Bearing Capacity of Pile Group and Piled Raft Foundations on Sandy Soil

Abstract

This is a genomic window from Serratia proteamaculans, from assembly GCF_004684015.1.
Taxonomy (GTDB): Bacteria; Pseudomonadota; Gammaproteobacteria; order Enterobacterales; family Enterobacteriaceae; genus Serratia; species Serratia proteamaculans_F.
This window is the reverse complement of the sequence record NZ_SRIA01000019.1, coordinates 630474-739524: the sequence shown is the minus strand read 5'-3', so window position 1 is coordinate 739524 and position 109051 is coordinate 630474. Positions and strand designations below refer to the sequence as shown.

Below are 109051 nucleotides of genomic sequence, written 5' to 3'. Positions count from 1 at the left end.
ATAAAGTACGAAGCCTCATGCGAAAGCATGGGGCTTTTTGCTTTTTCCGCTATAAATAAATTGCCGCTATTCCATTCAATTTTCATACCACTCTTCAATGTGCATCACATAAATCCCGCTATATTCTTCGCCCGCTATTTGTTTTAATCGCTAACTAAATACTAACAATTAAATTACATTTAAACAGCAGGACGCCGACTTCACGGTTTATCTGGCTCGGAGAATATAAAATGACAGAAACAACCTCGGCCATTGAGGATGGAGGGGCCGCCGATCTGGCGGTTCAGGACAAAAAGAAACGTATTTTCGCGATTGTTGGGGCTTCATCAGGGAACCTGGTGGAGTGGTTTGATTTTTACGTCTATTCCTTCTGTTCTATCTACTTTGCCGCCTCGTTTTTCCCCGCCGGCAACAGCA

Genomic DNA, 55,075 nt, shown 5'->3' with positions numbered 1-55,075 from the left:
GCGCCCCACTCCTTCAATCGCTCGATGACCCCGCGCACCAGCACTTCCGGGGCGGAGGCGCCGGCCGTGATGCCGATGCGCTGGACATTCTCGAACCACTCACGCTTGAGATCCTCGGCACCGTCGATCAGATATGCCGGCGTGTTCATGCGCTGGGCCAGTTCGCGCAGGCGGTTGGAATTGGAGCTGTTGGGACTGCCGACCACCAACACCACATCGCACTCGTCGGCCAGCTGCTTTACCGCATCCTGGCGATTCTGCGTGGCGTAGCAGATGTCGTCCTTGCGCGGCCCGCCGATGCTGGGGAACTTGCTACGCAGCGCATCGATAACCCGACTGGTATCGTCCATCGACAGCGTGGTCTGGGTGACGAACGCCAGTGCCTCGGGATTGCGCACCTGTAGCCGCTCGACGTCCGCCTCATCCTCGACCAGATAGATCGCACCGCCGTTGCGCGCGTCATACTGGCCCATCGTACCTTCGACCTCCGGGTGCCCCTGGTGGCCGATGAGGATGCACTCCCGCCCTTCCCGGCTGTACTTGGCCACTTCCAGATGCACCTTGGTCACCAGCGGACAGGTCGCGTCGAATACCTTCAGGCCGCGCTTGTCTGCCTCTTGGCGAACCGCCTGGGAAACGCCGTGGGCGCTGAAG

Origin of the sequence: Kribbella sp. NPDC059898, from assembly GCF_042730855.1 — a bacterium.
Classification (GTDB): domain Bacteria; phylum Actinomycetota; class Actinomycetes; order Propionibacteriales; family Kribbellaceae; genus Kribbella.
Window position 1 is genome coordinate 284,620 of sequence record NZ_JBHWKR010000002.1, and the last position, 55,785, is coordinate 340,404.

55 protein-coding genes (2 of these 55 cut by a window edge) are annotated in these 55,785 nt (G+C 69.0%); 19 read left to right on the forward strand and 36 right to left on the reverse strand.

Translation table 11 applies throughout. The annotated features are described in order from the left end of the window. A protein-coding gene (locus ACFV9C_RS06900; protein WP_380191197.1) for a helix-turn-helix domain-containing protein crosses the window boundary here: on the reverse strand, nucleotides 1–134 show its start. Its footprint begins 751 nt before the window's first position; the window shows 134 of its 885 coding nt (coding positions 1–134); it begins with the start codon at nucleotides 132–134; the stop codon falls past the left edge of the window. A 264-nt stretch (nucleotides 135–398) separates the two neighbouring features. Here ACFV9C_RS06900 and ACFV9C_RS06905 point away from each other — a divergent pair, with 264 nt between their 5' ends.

This paper presents an experimental study to investigate the behavior of piled raft system in different types of sandy soil. A small scale “prototype” model was tested in a sand box with load applied to the foundation through a compression jack and measured by means of a load cell. The settlement was measured at the raft by means of dial gauges, three strain gauges were attached on piles to measure the strains and to calculate the load carried by each pile in the group by the strain indicator. Nine configurations of pile groups (1x2, 1x3, 1x4, 2x2, 2x3, 2x4, 3x3, 3x4 and 4x4) were tested in the laboratory as a free standing pile group (the raft is not in contact with the soil) and as a piled raft (the raft is in contact with the soil), in addition to tests for a raft (unpiled) with different sizes. Three different densities of sand were used for some tests.It is found that the piles work as settlement reducers effectively when the number of piles is greater than (6) than when the number of piles is less than (6). The settlement can be increased by about 8 times in (1x2) free standing pile group compared to the piled raft of the same size. The effect of piled raft in reducing the settlement vanishes when the number of piles exceeds (6). For piled rafts (3x3) and (4x4) embedded in loose, medium and dense sand; an increase in the ultimate capacity by about 93%, 96% and 98% is obtained when the group is enlarged from (3x3) to (4x4). This is attributed to increase in footing size (cap) and the increase of the number of piles in the group